Archive for the tag 'citi bike'

Source: Joe Shlabotnik/Flickr

In the wake of Superstorm Sandy, there are a lot of talk about how to help Sheepshead Bay bounce back economically. A key question to most is how to make the area more appealing to visitors; a getaway for city-dwellers, and an off-the-beaten-path destination for out of towners.

One of the more promising initiatives is the Capstone project we told you about a few weeks ago, which is working on a plan to strengthen our commercial corridors and bring tourists to the area. At a workshop earlier this month, attendees were told that no idea was too big, too outlandish to be considered, and that they should run wild with their dreams.

Well, one resident just wrote in to Sheepshead Bites with his own big idea: bring Citi Bike to Southern Brooklyn’s waterfront communities. The reader, Gary, writes:

Dear Ned,
As a new transplant to Sheepshead Bay (I lived in the neighborhood 20 years ago but that’s another story) I am thinking it would be super cool if the neighborhood had Citi-bikes.

There’s probably no other neighborhood better suited for the program –so much to see and, yet we are just far enough from Brighton and Coney Island and Kings Highway and Midwood to make it a pain to walk; but on a bike – a piece of cake. Get a Nathan’s hot dog, check out Plumb beach, get a guitar pick at Norm’s, see a Cyclones game – all under 10 minutes.

I wrote to Citi-bikes and quickly got a response (below) . I’ll follow their initial advice but figured maybe ‘Sheepshead Bites’ can publicize the idea.
Citi-Bikes – not just for hipster neighborhoods.

Thanks in advance, Gary.

 

Dear Gary,
Thank you for contacting NYC Bike Share, operator of Citi Bike.

Please be advised, NYC Department of Transportation and local community boards play a major role in deciding where bike share stations will be located. Any suggestions you have concerning Citi Bike’s station locations should be submitted to NYC DOT via the community outreach and siting form, which you can find on the DOT website. Or, you may call 311 with your comments.
In time we look forward to expanding bike share to neighborhoods across New York City.

Regards,
KeAndrea R
Customer Service Representative
NYC Bicycle Share, LLC

What do you think? Should Citi Bike become a cornerstone of a plan to turbocharge business and tourism in the area?

Update: Reader Lenny M. pipes in to remind me that he called for an Emmons Avenue bike lane back in 2011, arguing in part that it would help fuel commerce in the area.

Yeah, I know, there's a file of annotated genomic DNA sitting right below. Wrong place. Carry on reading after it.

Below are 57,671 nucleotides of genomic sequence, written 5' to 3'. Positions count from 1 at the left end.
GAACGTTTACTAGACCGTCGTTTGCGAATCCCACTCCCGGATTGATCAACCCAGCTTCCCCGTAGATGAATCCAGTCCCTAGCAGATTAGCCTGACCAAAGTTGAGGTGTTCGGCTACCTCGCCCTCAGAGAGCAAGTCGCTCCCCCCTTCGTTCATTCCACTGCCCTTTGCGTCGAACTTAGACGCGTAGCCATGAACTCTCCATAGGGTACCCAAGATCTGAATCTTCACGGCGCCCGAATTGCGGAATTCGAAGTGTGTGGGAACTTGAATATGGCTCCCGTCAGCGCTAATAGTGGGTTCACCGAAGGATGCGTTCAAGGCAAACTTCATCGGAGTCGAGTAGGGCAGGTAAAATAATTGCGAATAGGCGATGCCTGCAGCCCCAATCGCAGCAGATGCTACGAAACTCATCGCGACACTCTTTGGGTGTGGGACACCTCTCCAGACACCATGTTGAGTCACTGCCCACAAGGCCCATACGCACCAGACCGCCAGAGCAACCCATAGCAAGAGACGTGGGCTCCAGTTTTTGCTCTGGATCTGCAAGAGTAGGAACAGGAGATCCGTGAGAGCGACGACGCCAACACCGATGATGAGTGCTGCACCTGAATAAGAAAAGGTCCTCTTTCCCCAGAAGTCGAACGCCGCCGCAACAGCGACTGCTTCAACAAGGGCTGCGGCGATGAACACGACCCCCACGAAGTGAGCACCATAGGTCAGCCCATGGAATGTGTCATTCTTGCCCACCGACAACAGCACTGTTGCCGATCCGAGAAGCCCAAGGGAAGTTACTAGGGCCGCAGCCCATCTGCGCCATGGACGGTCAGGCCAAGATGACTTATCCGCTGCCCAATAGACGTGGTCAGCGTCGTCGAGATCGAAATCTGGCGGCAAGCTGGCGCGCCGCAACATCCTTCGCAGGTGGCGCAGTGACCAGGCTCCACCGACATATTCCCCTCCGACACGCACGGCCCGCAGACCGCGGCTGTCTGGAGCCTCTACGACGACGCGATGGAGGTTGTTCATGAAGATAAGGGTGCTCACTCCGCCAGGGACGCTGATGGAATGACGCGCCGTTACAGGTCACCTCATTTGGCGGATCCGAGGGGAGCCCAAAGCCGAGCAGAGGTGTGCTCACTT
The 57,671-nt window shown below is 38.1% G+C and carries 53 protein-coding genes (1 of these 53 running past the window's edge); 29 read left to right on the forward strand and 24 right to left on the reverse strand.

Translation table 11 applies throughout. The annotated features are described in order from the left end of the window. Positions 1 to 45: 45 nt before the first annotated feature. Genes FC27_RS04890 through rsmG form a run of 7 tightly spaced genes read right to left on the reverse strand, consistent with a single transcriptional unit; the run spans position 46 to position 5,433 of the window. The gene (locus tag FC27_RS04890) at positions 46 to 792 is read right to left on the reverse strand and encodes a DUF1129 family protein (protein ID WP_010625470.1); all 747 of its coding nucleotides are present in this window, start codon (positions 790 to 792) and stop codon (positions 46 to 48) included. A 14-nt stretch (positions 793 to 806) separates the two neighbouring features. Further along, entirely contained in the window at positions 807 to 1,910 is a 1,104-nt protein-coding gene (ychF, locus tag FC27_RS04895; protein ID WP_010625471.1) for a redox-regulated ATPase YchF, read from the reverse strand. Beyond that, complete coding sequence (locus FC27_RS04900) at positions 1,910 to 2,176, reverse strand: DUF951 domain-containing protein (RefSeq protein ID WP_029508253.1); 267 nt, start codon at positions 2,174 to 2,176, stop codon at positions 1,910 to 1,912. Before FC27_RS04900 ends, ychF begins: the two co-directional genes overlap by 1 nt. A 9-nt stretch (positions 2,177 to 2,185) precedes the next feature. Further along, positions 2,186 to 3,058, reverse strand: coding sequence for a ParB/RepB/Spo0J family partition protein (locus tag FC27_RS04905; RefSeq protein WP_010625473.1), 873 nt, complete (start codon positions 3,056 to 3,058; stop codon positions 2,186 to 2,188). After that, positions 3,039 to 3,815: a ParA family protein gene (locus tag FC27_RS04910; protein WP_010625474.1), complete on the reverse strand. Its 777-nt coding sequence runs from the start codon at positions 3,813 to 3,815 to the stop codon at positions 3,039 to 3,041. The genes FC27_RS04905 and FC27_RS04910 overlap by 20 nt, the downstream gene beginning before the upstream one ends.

Sheepshead Bay Bicycles (Source: Google Maps)

Sheepshead Bay Bicycles located at 113 Noel Avenue in Gerritsen Beach (Source: Google Maps)

New York City is bicycle crazy these days as exercisers, sightseers and cash-conscious commuters of all stripes are hopping on bikes like never before. The bicycle craze has not gone unnoticed by Robert Ferrarin of Gerritsen Beach, who has made a killing in repairing and selling used bikes.

According to a report by Crain’s New York, Ferrarin runs his business out of his garage located at 113 Noel Avenue in Gerritsen Beach. Ferrarin, who owns a construction company, started repairing bikes as a hobby but has seen his hobby grow into a lucrative business:

Sheepshead Bay Bicycles is poised to sell 1,000 bikes this season at an average of $300 each, up from 80 bikes during his first year in business five years ago. Customers come from as far afield as New Jersey and Connecticut, he said, and so does the inventory, replenished by six retired men who scrounge for salvageable bike parts at yard sales throughout the tristate area. He performs a tune-up with every purchase, while his wife, Brenda, assembles the bikes and his friend Richie Delea manages sales.

“We thought our first year was good,” he said. “Then it just so happened that we started at the right time.”

Ferrarin’s business was nearly washed away because of Superstorm Sandy, which destroyed 200 bikes at a cost of $30,000 in damage. Despite the setback, Ferrarin noted that the city’s Citi Bike program, which lets anyone rent a bike at kiosks around the city, has added to the bike craze – and his business.

“People who are nervous about riding in the city will get more comfortable. When they get tired of [returning their Citi Bike] every half-hour, they might want to come buy a bike,” Ferrarin told Crain’s.